A new coal mine may open in Wyoming for the first time in 50 years. State regulators issued a permit for the Brook Mine back in December, paving the way for construction to begin. But now that permit has become the center of a controversy. Landowners, environmental groups, and even a coal company are taking issue with it. Cooper McKim reports.
The wind energy industry is growing worldwide, and so is the global competition between turbine-makers. That battle is now playing out in Wyoming, a state with some of the best wind potential in the nation. In the next few years two massive wind power projects are slated to come on line. To get an edge, a Chinese company is trying to win over the state’s scant pool of workers through free training to become a wind turbine technician. Inside Energy’s Madelyn Beck reports.
Newly minted Interior Department Secretary Ryan Zinke just took a massive step towards streamlining the permitting process for oil and gas drilling on federal lands. Correspondent Matt Laslo reports from Washington that while Wyoming lawmakers love the move, Democrats fear it’s a dangerous first step down a slippery slope.
Two years ago, Wyoming passed the Food Freedom Act, giving the state the most lenient local food regulations in the country. It allows Wyoming farmers to sell things other states can’t… raw milk, eggs and poultry direct to consumers. But many Wyoming food producers say, there’s still one road block: beef. As Wyoming Public Radio’s Melodie Edwards reports the issue is that federal regulations make it hard to market Wyoming branded beef outside the state where all the customers are.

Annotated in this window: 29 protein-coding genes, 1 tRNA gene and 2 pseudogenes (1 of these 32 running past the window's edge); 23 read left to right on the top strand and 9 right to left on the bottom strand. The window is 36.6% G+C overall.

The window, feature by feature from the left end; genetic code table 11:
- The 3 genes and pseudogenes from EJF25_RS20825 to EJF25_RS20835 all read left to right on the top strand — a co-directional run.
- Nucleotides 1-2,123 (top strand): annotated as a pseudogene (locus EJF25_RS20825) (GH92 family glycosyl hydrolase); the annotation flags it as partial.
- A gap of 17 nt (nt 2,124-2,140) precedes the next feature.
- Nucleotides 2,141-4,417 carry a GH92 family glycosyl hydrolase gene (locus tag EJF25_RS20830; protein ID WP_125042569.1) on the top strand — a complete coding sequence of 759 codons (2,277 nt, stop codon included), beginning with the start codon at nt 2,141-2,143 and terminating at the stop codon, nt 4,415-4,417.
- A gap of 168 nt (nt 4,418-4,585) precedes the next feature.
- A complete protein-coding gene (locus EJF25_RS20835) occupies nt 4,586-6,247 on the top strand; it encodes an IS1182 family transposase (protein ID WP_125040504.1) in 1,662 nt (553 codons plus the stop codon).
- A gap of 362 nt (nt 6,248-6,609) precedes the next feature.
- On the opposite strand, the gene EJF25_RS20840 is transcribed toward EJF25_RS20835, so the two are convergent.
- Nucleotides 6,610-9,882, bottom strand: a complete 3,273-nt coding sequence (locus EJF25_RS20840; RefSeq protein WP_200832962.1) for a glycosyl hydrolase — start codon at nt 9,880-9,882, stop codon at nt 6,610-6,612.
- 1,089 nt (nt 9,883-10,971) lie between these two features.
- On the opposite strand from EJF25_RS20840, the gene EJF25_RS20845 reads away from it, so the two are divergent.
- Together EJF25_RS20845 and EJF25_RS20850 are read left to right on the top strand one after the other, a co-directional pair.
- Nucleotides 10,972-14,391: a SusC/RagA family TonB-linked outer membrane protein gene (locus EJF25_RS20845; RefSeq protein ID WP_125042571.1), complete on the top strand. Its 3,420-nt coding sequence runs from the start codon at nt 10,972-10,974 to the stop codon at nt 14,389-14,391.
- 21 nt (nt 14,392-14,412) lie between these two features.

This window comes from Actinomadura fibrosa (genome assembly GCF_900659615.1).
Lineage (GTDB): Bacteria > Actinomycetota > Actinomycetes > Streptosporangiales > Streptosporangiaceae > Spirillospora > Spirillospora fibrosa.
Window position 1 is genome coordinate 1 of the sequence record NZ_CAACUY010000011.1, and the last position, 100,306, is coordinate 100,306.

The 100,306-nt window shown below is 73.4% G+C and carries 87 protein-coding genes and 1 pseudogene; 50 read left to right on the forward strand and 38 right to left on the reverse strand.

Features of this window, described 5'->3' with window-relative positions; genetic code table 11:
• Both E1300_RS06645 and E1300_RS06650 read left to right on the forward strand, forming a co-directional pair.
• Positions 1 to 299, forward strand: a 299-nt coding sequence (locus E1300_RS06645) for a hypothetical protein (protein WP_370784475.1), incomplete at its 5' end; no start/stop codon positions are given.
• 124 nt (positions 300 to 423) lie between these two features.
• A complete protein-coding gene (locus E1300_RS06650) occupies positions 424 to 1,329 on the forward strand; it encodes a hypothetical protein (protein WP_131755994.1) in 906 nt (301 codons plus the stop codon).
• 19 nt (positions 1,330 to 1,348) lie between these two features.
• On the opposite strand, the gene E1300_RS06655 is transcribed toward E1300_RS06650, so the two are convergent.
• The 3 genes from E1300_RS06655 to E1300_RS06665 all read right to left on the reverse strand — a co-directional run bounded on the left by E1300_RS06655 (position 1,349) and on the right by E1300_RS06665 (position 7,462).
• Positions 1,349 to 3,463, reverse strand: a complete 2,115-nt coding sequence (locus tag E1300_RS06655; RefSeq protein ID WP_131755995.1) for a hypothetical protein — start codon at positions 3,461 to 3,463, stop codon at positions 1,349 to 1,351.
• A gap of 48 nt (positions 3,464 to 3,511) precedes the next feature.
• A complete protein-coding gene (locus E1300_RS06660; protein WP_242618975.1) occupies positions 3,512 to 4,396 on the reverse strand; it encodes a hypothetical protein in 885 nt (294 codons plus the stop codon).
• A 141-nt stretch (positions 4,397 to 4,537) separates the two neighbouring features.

Summer in Wyoming means a variety of shows dedicated to reenacting the Wild West. There will be cowboys and Indians — except in some locations the Native Americans will be played by white actors in redface – which is the situation in Lusk, Wyoming, where the two day production the “Legend of Rawhide” depicts Native Americans skinning a white settler alive. And as Wyoming Public Radio’s Caroline Ballard reports, it’s a town tradition.
For thousands of low income children in Wyoming, there is such a thing as a free lunch, at least during the school year. In order to provide healthy food to students who rely on free or reduced meals throughout vacation, schools and other organizations are attempting to offer free summer meals to kids. But as Wyoming Public Radio’s Alanna Elder reports, they aren’t reaching everyone.
Schools are a steady source of more than just lunch. Teachers and counselors are also a source of support for kids who are struggling with mental health issues. But just like hunger, which doesn’t pause for summer, emotional turmoil doesn’t take a break either. Suicide is the second-leading cause of death nationally for people between the ages of 10 and 24. As Wyoming Public Radio’s Tennessee Watson reports, that’s why a unique partnership has formed in Campbell County . . . to support kids year round.
One of the major problems in Wyoming is the lack of affordable health care. It’s an old issue and while health insurance is certainly a piece, there are few affordable places people can go who are without insurance or who are underinsured with high deductibles. For many years Laramie has had a clinic for very low income people, it now has another health clinic for those who have fallen through the cracks. Wyoming Public Radio’s Bob Beck has more.